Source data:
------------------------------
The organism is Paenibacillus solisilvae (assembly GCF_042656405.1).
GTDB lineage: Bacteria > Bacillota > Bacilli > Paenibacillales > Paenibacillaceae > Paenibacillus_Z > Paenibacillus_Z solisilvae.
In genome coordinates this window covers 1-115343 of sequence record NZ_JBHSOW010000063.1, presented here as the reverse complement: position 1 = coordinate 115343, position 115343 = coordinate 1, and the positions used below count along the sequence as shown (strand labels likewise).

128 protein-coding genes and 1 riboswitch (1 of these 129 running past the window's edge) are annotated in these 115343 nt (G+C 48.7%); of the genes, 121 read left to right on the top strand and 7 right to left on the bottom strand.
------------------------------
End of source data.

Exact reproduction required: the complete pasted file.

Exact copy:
The organism is Paenibacillus solisilvae (assembly GCF_042656405.1).
GTDB lineage: Bacteria > Bacillota > Bacilli > Paenibacillales > Paenibacillaceae > Paenibacillus_Z > Paenibacillus_Z solisilvae.
In genome coordinates this window covers 1-115343 of sequence record NZ_JBHSOW010000063.1, presented here as the reverse complement: position 1 = coordinate 115343, position 115343 = coordinate 1, and the positions used below count along the sequence as shown (strand labels likewise).

128 protein-coding genes and 1 riboswitch (1 of these 129 running past the window's edge) are annotated in these 115343 nt (G+C 48.7%); of the genes, 121 read left to right on the top strand and 7 right to left on the bottom strand.